Fostering the community nature of the channel is also very important, and P2P is uniquely configured for social networking. Post-Grokster, major entertainment companies are showing more interest in working with INTENT and, globally, copyright court cases have reduced the reluctance of majors to move forward and embrace P2P. It is critical not to let telecom firms dictate what happens regarding further innovation by eliminating net neutrality. We also need to work to make files smarter – so that content packages themselves have intelligence – plus continue to improve interoperability and attract higher quality content to be licensed for P2P.

Digital Hollywood Europe (Pt Two)Daniel Harris (pictured right) provided Kendra’s perspective on P2P from its alliance of content owners and software makers. Daniel’s vision is that any application on any device should be able to browse any catalog, and there should be universal interoperability. Record labels have had different ways of managing their catalogs, historically; now we need to show them that with P2P it is possible to aggregate databases and achieve across-the-board content monetization. P2P can bring benefits of non-centralized search and publishing to all sorts of content databases.

P2P can be used for information transfer – not just file transfer. Standardization will help make this a commercially viable consumer medium. It is increasingly futile to pursue legal strategies when open standards are proliferating. Huge advancements could be made in commercial development by simply bolting payment systems onto traditional P2Ps and letting developers earn money by working to make this happen. It is time to embrace, support, and extend P2P with open standards to build a market that has enormous potential. Let’s empower developers to make this succeed with the reality of more open standards.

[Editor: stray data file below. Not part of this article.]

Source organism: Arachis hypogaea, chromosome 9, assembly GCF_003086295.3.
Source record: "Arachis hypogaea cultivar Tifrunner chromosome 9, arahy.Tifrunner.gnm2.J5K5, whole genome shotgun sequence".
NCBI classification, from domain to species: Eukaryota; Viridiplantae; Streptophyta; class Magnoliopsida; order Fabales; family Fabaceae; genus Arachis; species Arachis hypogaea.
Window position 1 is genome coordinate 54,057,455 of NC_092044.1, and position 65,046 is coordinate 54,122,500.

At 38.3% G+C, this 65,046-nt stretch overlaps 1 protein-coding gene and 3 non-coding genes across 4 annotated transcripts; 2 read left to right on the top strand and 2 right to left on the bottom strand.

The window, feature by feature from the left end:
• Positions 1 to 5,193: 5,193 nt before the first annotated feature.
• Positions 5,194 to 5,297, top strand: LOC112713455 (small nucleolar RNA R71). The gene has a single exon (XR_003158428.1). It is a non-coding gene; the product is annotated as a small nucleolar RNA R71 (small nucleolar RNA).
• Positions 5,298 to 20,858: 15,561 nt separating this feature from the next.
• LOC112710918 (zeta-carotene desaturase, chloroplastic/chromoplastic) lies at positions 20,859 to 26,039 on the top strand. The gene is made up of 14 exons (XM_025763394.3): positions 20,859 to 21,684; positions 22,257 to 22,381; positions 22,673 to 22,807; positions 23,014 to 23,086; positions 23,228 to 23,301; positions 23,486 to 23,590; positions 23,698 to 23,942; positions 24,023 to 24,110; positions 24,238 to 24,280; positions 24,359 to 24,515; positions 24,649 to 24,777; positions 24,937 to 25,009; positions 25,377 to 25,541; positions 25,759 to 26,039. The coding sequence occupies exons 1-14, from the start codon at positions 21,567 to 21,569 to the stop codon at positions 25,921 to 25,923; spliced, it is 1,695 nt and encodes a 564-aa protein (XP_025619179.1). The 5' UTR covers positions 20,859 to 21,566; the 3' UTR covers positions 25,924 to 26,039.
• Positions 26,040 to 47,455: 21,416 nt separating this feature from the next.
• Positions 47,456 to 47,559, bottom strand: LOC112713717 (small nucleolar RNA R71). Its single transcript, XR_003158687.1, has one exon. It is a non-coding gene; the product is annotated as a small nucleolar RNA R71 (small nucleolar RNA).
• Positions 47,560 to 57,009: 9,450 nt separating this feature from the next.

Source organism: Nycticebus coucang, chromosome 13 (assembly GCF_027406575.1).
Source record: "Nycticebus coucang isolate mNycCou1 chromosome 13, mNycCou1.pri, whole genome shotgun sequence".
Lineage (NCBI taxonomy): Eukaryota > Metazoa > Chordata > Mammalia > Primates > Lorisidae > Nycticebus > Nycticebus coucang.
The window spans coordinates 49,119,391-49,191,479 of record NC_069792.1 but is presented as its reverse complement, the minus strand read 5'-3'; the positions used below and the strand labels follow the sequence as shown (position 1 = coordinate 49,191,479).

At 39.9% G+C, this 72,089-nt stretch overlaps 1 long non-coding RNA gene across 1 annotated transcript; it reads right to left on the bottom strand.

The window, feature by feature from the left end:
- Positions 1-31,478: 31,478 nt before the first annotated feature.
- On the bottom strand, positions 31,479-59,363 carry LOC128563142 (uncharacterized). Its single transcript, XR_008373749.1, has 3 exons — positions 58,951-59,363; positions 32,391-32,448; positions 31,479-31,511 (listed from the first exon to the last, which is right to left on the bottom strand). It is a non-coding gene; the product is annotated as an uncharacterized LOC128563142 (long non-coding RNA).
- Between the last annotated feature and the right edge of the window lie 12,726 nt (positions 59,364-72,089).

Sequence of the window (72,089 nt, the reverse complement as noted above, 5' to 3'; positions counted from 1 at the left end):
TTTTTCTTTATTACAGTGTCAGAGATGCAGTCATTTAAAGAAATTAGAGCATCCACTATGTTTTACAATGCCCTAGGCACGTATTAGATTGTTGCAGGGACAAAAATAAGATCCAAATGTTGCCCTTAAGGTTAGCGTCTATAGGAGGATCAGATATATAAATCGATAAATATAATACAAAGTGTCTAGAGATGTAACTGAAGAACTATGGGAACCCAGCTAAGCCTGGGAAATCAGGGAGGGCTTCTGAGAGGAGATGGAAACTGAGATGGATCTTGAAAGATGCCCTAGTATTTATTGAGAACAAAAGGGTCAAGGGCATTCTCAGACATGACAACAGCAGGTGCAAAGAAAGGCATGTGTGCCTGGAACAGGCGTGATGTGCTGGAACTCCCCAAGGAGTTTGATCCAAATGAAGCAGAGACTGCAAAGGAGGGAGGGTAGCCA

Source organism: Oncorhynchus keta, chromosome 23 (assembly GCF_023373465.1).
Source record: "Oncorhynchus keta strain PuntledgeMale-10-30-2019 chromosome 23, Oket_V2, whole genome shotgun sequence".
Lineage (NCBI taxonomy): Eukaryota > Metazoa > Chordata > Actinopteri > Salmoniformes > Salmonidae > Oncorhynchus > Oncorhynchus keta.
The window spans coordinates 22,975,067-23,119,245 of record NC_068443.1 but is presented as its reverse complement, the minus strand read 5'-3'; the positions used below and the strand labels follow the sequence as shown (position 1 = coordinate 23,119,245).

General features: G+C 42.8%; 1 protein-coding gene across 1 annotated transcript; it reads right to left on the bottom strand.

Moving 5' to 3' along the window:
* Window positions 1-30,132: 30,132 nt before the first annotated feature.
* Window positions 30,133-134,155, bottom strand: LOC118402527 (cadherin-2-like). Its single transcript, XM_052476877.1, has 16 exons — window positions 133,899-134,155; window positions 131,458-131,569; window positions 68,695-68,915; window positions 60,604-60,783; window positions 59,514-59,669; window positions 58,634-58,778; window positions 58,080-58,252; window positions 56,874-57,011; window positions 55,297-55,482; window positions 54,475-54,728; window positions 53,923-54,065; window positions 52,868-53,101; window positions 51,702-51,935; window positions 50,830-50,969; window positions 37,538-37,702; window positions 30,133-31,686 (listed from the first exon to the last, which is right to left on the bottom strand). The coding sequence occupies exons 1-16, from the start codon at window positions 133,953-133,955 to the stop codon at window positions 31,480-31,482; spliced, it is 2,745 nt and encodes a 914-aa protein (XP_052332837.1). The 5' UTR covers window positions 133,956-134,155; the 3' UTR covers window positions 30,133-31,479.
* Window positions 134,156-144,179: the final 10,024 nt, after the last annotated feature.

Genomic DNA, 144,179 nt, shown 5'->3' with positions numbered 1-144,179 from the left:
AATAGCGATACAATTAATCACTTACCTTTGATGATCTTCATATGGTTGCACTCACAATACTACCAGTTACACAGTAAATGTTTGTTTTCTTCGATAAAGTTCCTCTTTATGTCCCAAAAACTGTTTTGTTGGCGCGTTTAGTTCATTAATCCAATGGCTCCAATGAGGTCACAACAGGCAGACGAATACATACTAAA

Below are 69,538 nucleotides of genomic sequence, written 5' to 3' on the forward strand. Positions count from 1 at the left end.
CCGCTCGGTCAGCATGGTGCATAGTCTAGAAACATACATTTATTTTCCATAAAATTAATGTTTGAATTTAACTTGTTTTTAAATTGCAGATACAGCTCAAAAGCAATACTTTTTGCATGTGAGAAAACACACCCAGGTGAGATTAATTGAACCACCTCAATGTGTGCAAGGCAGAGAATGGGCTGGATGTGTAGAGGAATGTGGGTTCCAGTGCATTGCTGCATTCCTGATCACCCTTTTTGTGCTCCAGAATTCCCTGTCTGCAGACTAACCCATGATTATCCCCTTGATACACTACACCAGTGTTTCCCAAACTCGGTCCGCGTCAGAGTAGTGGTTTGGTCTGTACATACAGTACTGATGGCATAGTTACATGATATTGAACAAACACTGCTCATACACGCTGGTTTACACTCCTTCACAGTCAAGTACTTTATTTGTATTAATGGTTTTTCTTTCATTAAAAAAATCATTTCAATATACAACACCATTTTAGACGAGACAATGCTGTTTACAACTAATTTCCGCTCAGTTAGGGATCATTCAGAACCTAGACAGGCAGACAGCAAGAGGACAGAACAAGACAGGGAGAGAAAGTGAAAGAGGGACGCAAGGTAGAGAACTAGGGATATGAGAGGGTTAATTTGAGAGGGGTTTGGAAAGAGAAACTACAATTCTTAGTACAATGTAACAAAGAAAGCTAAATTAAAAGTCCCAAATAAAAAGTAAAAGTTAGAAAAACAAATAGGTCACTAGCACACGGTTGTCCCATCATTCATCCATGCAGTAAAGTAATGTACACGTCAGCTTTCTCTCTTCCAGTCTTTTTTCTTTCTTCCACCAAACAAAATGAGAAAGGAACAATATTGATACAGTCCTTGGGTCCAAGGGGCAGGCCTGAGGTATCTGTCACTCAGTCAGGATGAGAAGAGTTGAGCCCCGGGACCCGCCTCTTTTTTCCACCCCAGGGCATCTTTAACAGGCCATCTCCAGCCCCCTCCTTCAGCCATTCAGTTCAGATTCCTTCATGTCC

Trevor Albery cited Warner Bros.’ recent development of new business initiatives in the P2P sphere, while also continuing a strong focus on anti-piracy activities. Examples include licensing BitTorrent and the joint venture announced earlier this year with DCIA Member arvato mobile using its GNAB platform for the In2Movies service in Germany. So far, these approaches have involved offering filmed content in traditional business models, but with a P2P delivery aspect. It is still the very early days for the P2P distribution channel, and now is the time for experimentation in what is a nascent industry in order to learn what will work best.